18 Cal.App.5th 661, C070357, Department of Finance v. Commission on State Mandates

Docket NºC070357
Citation18 Cal.App.5th 661, 226 Cal.Rptr.3d 846
Opinion JudgeNICHOLSON, J.
Party NameDEPARTMENT OF FINANCE et al., Plaintiffs and Respondents, v. COMMISSION ON STATE MANDATES, Defendant; County of San Diego et al., Real Parties in Interest and Appellants.
AttorneyThomas E. Montgomery, County Counsel, Timothy M. Barry, Chief Deputy, James R. O’Day, Senior Deputy, Office of the County Counsel, County of San Diego; Best Best & Krieger, Shawn Hagerty; and Lounsbery Ferguson Altona & Peak, Helen Holmes Peak, San Diego for Real Parties in Interest and Appellant...
Judge PanelWe concur: BLEASE, Acting P. J., BUTZ, J.
Case DateDecember 19, 2017
CourtCalifornia Court of Appeals

Page 661

18 Cal.App.5th 661

226 Cal.Rptr.3d 846

DEPARTMENT OF FINANCE et al., Plaintiffs and Respondents,

v.

COMMISSION ON STATE MANDATES, Defendant;

County of San Diego et al., Real Parties in Interest and Appellants.

C070357

California Court of Appeals, Third District

December 19, 2017

APPEAL from a judgment of the Superior Court of Sacramento County, Allen Sumner, Judge. Reversed with directions. (Super. Ct. No. 34-2010-80000604-CU-WM-GDS)

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[226 Cal.Rptr.3d 849] COUNSEL

Thomas E. Montgomery, County Counsel, Timothy M. Barry, Chief Deputy, James R. O’Day, Senior Deputy, Office of the County Counsel, County of San Diego; Best Best & Krieger, Shawn Hagerty; and Lounsbery Ferguson Altona & Peak, Helen Holmes Peak, San Diego for Real Parties in Interest and Appellants.

Shanda M. Beltran, Irvine and Andrew W. Henderson for Building Industry Legal Defense Foundation as Amicus Curiae on behalf of Real Parties in Interest and Appellants.

Somach Simmons & Dunn, Theresa A. Dunham, and Nicholas A. Jacobs, Sacramento for the California Stormwater Quality Association as Amicus Curiae on behalf of Real Parties in Interest and Appellants.

Morrison & Foerster and Robert L. Falk, San Francisco for Santa Clara Valley Urban Runoff Pollution Prevention Program as Amicus Curiae on behalf of Real Parties in Interest and Appellants.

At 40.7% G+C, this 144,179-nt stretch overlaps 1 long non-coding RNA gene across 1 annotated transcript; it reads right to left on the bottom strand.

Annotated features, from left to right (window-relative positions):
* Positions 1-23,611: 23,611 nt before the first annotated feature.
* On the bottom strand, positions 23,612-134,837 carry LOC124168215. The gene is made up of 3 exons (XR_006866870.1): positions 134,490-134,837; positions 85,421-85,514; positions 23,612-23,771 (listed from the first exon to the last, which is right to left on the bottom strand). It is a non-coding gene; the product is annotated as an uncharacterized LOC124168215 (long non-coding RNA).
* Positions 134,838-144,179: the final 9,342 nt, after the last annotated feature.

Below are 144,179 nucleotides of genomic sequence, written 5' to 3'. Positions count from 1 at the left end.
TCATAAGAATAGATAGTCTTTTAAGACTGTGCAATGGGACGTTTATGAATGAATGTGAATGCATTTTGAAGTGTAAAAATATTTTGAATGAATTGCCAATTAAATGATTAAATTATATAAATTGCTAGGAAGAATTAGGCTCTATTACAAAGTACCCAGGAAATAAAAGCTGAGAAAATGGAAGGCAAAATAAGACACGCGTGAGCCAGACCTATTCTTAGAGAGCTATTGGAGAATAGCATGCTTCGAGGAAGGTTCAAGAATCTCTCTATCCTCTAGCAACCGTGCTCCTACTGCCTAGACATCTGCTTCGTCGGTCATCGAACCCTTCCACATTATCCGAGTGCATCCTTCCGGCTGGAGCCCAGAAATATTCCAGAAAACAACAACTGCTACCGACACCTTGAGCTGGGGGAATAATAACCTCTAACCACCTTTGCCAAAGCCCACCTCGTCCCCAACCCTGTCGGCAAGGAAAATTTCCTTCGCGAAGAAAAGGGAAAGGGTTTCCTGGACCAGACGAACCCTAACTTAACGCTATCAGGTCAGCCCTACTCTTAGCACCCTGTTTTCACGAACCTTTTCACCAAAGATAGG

Pamela J. Walls, County Counsel, Karin Watts-Bazan, Principal Deputy County Counsel, Office of the County Counsel, County of Riverside, for Riverside County Flood Control and Water Conservation District and County of Riverside as Amici Curiae on behalf of Real Parties in Interest and Appellants.

Meyers Nave Riback Silver & Watson and Gregory J. Newmark, Los Angeles for Alameda Countywide Clean Water Program as Amicus Curiae on behalf of Real Parties in Interest and Appellants.

Kamala D. Harris and Xavier Becerra, Attorneys General, Douglas J. Woods, Senior Assistant Attorney General, Peter K. Southworth, Nelson R. Richards, and Kathleen A. Lynch, Deputy Attorneys General, for Plaintiffs and Respondents.

No appearance for Defendant.

OPINION

NICHOLSON, J.

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The California Constitution requires the state to provide a subvention of funds to compensate local governments for the costs of a new program or higher level of service the state mandates. (Cal. Const., art. XIII B, § 6 (section 6).) Subvention is not available if the state imposes a requirement that is mandated by the federal government, unless the state order mandates costs that exceed those incurred under the federal mandate. (Gov. Code, § 17556, subd. (c).) The Commission on State Mandates (the Commission) adjudicates claims for subvention.

[226 Cal.Rptr.3d 850] In Department of Finance v. Commission on State Mandates (2016) 1 Cal.5th 749, 207 Cal.Rptr.3d 44, 378 P.3d 356 (Department of Finance ), the California Supreme Court upheld a Commission ruling that certain conditions a regional water quality control board imposed on a storm water discharge permit issued under federal and state law required subvention and were not federal mandates. The high court found no federal law, regulation, or administrative case authority expressly required the conditions. It ruled the federal requirement that the permit reduce pollution impacts to the " maximum extent practicable" was not a federal mandate, but rather vested the regional board with discretion to choose which conditions to impose to meet the standard. The permit conditions resulting from the exercise of that choice were state mandates.

In this appeal, we face the same issue. The parties and the permit conditions are different, but the legal issue is the same— whether the Commission correctly determined that conditions imposed on a federal and state storm water permit by a regional water quality control board are state mandates. The Commission reached its decision by applying the standard the Supreme Court later adopted in Department of Finance . The trial court, reviewing the case before Department of Finance was issued, concluded the Commission had applied the wrong standard, and it remanded the matter to the Commission for further proceedings.